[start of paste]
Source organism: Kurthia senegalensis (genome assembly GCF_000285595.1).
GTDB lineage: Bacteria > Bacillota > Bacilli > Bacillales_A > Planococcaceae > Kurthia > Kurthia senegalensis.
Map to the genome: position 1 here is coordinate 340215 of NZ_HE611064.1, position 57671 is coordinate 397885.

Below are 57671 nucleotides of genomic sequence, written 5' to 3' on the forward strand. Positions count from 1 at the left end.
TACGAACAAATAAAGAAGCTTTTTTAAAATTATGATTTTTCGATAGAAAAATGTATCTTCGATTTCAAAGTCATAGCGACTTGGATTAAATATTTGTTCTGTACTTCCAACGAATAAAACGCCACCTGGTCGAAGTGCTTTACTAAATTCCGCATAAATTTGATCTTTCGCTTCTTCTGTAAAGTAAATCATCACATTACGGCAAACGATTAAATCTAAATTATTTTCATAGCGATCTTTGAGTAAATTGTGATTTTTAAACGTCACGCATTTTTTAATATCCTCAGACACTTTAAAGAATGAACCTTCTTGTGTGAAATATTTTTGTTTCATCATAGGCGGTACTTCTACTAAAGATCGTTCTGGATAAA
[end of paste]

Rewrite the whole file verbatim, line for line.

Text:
Source organism: Kurthia senegalensis (genome assembly GCF_000285595.1).
GTDB lineage: Bacteria > Bacillota > Bacilli > Bacillales_A > Planococcaceae > Kurthia > Kurthia senegalensis.
Map to the genome: position 1 here is coordinate 340215 of NZ_HE611064.1, position 57671 is coordinate 397885.

Below are 57671 nucleotides of genomic sequence, written 5' to 3' on the forward strand. Positions count from 1 at the left end.
TACGAACAAATAAAGAAGCTTTTTTAAAATTATGATTTTTCGATAGAAAAATGTATCTTCGATTTCAAAGTCATAGCGACTTGGATTAAATATTTGTTCTGTACTTCCAACGAATAAAACGCCACCTGGTCGAAGTGCTTTACTAAATTCCGCATAAATTTGATCTTTCGCTTCTTCTGTAAAGTAAATCATCACATTACGGCAAACGATTAAATCTAAATTATTTTCATAGCGATCTTTGAGTAAATTGTGATTTTTAAACGTCACGCATTTTTTAATATCCTCAGACACTTTAAAGAATGAACCTTCTTGTGTGAAATATTTTTGTTTCATCATAGGCGGTACTTCTACTAAAGATCGTTCTGGATAAA